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Dean, School of International Relations, Institute of Social Sciences; Associate Professor, Department of International Relations;
Leading Research Fellow, Center for International Studies, Odesa Mechnikov National University, Ukraine.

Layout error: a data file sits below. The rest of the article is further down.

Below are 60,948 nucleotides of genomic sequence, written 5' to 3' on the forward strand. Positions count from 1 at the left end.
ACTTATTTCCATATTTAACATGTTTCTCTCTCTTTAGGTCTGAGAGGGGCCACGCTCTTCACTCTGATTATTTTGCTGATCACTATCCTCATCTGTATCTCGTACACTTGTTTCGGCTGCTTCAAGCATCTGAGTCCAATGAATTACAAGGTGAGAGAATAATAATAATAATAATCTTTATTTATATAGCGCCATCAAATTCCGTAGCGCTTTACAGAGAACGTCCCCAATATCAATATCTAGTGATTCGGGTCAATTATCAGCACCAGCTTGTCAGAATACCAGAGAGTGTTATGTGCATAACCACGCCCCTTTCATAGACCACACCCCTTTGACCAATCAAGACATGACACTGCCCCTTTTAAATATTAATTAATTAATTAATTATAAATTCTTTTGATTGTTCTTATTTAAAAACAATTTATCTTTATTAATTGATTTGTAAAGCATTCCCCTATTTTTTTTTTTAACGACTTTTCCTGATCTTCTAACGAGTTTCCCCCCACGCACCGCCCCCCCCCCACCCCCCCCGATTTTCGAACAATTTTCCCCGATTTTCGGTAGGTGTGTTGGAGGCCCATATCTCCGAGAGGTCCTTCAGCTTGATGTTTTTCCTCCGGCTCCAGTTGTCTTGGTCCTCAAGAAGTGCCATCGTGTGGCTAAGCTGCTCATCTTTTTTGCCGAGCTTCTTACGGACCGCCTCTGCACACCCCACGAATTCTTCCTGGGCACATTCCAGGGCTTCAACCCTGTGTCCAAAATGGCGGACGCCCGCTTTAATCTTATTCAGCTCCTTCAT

The annexation of Crimea in 2014 and the still-ongoing hybrid war in the Donbas are quintessential aspects of post-imperial history in the former Soviet space. At the core, these are issues of Russia’s imperial ambitions, which have been expressed openly during military incursions against Georgia and Ukraine. At the same time, Russian aggression in the post-Soviet space is based on post-Soviet political norms, where the case of Ukraine in 2008 is instructive. There, no exaggeration is required to state that Ukraine’s so-called “political elites” manipulated the Five-Day War—fought between Russia and Georgia in 2008—to further their own parochial interests in jockeying for influence over the state. Starting on Aug. 8, 2008, martial rhetoric entered the lexicon of Ukrainian politicians, who began to use the terminology of war within and around the country’s triangle of political elites: Viktor Yushchenko, Yulia Timoshenko, and Viktor Yanukovych.